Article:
India Airwave Spectrum Auction Bids Reach $7 Billion

India got bids totaling 446.1 billion rupees ($7.12 billion) on the first day of a wireless spectrum auction yesterday, the third effort by the government to raise revenue from the sale of airwaves in the last 15 months.

Eight companies, including billionaire Mukesh Ambani’s Reliance Jio Infocomm Ltd., billionaire Sunil Mittal’s Bharti Airtel Ltd. (BHARTI) and Vodafone Group Plc (VOD), are competing for two bandwidth slots in 22 regional zones, according to a statement on the Press Information Bureau website.

The government’s two previous sales flopped because the floor price discouraged bidders. With the minimum being lowered this time, the competition will probably intensify as Bharti and Vodafone need to acquire 900 megahertz airwaves to continue services in India’s biggest mobile-phone regions where their licenses are set to expire later this year.

“These auctions are critical for the incumbents such as Bharti and Vodafone,” said Ankur Rudra, a Mumbai-based analyst with Ambit Capital Pvt. “Reliance Jio’s strategy remains a matter of speculation for now. We feel they are looking at making a calibrated entry rather than a big splash.”

Bharti Airtel rose 2.5 percent to 313.40 rupees as of 12:14 p.m. in Mumbai, while Reliance Communications Ltd. (RCOM) rose 2 percent to 123.45 rupees. Idea Cellular Ltd. (IDEA) rose 1 percent to 141.65 rupees. Vodafone dropped almost 2 percent to 222.10 pence in London yesterday.

India had 753 million active wireless subscribers as of November, the second biggest market after China, according to the Telecom Regulatory Authority of India. The South Asian nation is also the world’s fastest growing smartphone market, where data-enabled handsets are available for as little as 2,500 rupees, spurring carriers to raise broadband capacity. Bharti’s mobile data revenue more than doubled in the quarter ended December.

Deficit Target

The revenue from the auction will help India cut its budget deficit. Prime Minister Manmohan Singh aims to narrow the shortfall to 4.8 percent of gross domestic product and prevent a credit-rating downgrade to junk. The total value of spectrum for sale is at least about 490 billion rupees, according to the notice inviting applications.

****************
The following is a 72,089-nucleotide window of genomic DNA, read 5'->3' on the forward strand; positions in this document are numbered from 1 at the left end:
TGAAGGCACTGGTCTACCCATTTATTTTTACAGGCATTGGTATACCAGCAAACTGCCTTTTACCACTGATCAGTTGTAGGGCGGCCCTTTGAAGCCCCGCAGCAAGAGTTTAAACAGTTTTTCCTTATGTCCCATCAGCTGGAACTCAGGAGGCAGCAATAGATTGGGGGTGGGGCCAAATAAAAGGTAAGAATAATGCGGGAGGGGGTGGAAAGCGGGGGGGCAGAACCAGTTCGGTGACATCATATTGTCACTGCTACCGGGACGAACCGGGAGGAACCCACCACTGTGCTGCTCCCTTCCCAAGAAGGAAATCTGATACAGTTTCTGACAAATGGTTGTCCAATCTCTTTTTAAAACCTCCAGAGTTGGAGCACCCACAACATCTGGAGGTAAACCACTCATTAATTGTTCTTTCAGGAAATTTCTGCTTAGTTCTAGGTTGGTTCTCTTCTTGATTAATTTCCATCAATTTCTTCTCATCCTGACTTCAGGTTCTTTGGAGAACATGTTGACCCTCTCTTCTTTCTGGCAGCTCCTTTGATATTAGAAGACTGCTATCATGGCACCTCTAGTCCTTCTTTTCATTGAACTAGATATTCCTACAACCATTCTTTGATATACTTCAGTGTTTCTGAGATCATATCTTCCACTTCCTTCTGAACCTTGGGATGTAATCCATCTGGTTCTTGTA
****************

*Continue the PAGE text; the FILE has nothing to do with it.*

The auction may fall short of the government’s target if incumbents, including Bharti and Vodafone and Idea Cellular Ltd., limit bids to license renewals, said Harit Shah, a Mumbai-based analyst with Nirmal Bang Equities Ltd.

In November 2012, India raised less than 25 percent of its target from an auction of airwaves that ended in two days. Demand was weak as the government had set a reserve price of almost nine times their original cost at a 2008 sale, the Cellular Operators Association of India said at the time.

Another auction in March attracted just one bidder, the Indian unit of Russia’s AFK Sistema.

Rule Change

Last year, India eased its mobile licensing rules to allow carriers to use any technology, including fourth-generation services, on any band. Billionaire Vladimir Evtushenkov’s Sistema was the first to get a 20-year license based on the new policy after it won 800 MHz airwaves.

India’s Supreme Court in 2012 canceled 122 licenses amid graft charges. The reserve price for the latest auction of airwaves has been cut by almost a third for 900 MHz spectrum in New Delhi, India’s largest mobile region.

The auction will probably continue till at least the end of this week, said Rajan Mathews, director general of the mobile phone operators’ group.

Participants in the auction have deposited cash that will be used as credit for the sale. The deposit paid by carriers such as Reliance Jio offer clues on the strategy they may adopt in bidding, Nitin Padmanabhan, an analyst at Espirito Santo Securities India Pvt., wrote in a note to clients yesterday.

“Deposits by 8 telcos participating in the auctions suggest to us that the top 2 players and Reliance Jio have kept all options open to be able to bid across circles,” he wrote. “An analysis of average total minutes per circle per MHz of spectrum suggests to us that telcos are starved for spectrum in 4 circles and we think bidding in these circles is likely to be aggressive.”

The four regions are Bihar, Maharashtra, Gujarat and Uttar Pradesh (East), he wrote.

To contact the reporters on this story: Kartikay Mehrotra in New Delhi at kmehrotra2@bloomberg.net; Bhuma Shrivastava in Mumbai at bshrivastav1@bloomberg.net

To contact the editor responsible for this story: Michael Tighe at mtighe4@bloomberg.net

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